Walking through the past and present, in Bucovina’s Village Museum
When I stumbled on an unexpected open-air museum in Bucovina, Romania, the clear thing to do was say “one ticket, varog (please).” That done, I stepped through the turnstile and into the 1800s. This was the Bucovina Village Museum, an assembly of two dozen structures from the surrounding countryside, mostly small country homes, that bring a plausible village from centuries past into the present day.
The houses come from a variety of surrounding villages and span three centuries. The oldest, from the 1700s, are simple huts of just an entry hallway and one dwelling room, where families lived, cooked on the stove that kept them warm during winter months, and stored their hard-won cereal grains. Over the following centuries homes evolved, first adding a larder under an extended eave, then incorporating it into the house itself as a second room, which in turn grew into a full second dwelling space. Houses like this, with room-hall-room construction, were still being used well into the 20th century in rural communities, even though a family’s property might also include a stable, crop storage, and chicken coop. The power of this design was clear in the house of a wealthy family from the 1800s who wanted to show off their fortune…so built the usual two dwelling rooms, just larger.
The ongoing presence of traditional living in the Romanian countryside was clear when I examined a crop warehouse in one of the homesteads. Built of woven sticks, it looked a lot like an enormous wicker laundry hamper, with four hatches at the top for depositing corn, apples, or other crops, then a smaller hatch at the bottom for their removal. It was familiar, because I’d been seeing these structures in backyards for weeks as I took slow trains across the country.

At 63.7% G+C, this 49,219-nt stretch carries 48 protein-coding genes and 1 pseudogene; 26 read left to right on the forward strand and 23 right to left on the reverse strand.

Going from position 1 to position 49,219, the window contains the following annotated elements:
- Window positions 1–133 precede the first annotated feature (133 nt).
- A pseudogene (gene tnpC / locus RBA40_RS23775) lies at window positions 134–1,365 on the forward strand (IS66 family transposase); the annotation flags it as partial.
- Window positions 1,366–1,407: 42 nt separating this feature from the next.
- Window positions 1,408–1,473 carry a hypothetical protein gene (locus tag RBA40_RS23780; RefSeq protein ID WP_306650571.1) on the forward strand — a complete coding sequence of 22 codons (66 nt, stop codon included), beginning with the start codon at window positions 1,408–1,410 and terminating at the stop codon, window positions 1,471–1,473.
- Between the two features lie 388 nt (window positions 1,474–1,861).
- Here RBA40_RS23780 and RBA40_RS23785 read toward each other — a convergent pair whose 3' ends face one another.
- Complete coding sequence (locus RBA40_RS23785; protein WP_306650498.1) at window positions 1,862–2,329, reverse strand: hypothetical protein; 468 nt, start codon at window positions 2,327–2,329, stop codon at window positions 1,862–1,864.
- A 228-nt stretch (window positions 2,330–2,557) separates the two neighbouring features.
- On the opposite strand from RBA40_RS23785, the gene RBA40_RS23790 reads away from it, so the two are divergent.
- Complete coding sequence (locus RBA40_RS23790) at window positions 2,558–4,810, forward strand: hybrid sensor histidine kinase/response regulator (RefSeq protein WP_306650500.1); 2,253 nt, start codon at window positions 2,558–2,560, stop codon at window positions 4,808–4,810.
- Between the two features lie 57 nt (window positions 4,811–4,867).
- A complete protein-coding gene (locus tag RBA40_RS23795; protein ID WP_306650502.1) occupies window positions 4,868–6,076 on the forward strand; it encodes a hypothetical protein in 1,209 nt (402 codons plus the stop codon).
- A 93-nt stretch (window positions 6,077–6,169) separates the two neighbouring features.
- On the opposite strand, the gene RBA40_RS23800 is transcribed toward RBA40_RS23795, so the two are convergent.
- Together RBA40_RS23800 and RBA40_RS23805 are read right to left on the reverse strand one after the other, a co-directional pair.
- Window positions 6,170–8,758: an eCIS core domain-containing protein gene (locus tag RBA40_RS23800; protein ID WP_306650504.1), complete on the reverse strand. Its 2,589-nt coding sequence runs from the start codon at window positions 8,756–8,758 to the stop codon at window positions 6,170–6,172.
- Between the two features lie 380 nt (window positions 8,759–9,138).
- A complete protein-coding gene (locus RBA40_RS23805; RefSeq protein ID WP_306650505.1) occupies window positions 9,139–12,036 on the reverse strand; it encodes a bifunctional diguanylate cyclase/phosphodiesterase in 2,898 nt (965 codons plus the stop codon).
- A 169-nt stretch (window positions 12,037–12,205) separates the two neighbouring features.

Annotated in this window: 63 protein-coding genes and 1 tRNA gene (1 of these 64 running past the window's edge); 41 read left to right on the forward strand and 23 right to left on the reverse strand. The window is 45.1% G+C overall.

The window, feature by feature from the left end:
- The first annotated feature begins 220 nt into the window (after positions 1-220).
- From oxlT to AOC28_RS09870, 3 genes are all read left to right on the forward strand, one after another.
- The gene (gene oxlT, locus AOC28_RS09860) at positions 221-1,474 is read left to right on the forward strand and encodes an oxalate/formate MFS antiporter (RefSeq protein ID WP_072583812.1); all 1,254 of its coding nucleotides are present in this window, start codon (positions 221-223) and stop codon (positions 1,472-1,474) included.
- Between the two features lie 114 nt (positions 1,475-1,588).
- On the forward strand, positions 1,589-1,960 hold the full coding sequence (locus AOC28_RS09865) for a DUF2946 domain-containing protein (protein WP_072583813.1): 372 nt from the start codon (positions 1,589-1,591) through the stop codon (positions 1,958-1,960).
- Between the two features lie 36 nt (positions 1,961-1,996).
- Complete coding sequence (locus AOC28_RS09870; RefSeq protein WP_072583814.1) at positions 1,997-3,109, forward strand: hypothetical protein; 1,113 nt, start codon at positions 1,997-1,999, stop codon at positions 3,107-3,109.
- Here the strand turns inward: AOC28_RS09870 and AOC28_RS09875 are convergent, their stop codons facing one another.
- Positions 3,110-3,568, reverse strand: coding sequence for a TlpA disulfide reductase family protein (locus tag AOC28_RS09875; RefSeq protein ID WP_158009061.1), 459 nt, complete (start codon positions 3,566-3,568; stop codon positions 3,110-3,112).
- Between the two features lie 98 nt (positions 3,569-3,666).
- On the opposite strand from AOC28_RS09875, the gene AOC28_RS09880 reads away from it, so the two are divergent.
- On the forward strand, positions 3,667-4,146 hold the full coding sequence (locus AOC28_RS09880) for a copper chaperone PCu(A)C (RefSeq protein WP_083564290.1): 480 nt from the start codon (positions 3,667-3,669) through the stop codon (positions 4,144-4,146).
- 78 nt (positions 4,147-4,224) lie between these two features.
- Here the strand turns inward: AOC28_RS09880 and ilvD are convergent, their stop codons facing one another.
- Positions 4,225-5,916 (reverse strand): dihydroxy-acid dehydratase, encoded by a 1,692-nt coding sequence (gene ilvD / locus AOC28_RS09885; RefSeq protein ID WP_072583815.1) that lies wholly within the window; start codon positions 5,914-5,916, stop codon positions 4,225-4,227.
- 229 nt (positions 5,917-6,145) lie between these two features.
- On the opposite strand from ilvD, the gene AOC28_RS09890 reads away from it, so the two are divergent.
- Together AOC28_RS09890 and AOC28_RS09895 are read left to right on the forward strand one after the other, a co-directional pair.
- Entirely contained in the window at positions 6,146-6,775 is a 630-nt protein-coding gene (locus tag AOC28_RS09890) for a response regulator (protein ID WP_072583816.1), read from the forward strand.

As the late summer sun shone on the green grass and a soft wind tickled the trees just turning their autumn colors, I explored a blacksmith’s forge, an outdoor kitchen for summer months, and a wooden oil press that was still being used in the 1960’s (and potentially in 2007 when it was bought for the museum). My favorite was the waterwheel-driven mill bought from a monastery, where the miller lived in a cubby-like space within the mill, whose millstones could run nonstop during the harvest season, grinding 2400 kg (5291 lbs) of grain each day. That monastery was in the town of Humor, because what could be better than the Monastery of Humor?
The Bucovina Village Museum had one more remarkable point of access into Romanian culture. Moving from house to house, I traversed the lifetime of a resident with the help of mannequins (admittedly a bit creepy, but is there any other kind?) and authentic recordings from three pivotal moments in life. In one, I listened to a mother sing a lullaby to her newborn child. In another, I wanted to dance along with the rollicking celebration of a wedding. The third displayed the open casket of the three-day vigils that marked the passing of a member of the community. Death was seen as another sort of union, so the deceased were often dressed in the same traditional outfit they wore at their wedding, saved for all those years for this second ceremony. It was both eerie and utterly beautiful to listen to an authentic death wail in a home that had undoubtedly seen many such ceremonies over the generations.
With all of this ongoing tradition, it would be possible to misunderstand Romania as being stuck in the 1800s. It’s not. Those houses I’d seen out the train window with their woven warehouses, were just as likely to have shiny new Audis, and the same satellite dishes clinging to their eaves that I see in rural communities in America. Romania isn’t stuck in the 19th century, it just remembers it well. And in places like this unexpected museum, I too could span those years, comfortable in both.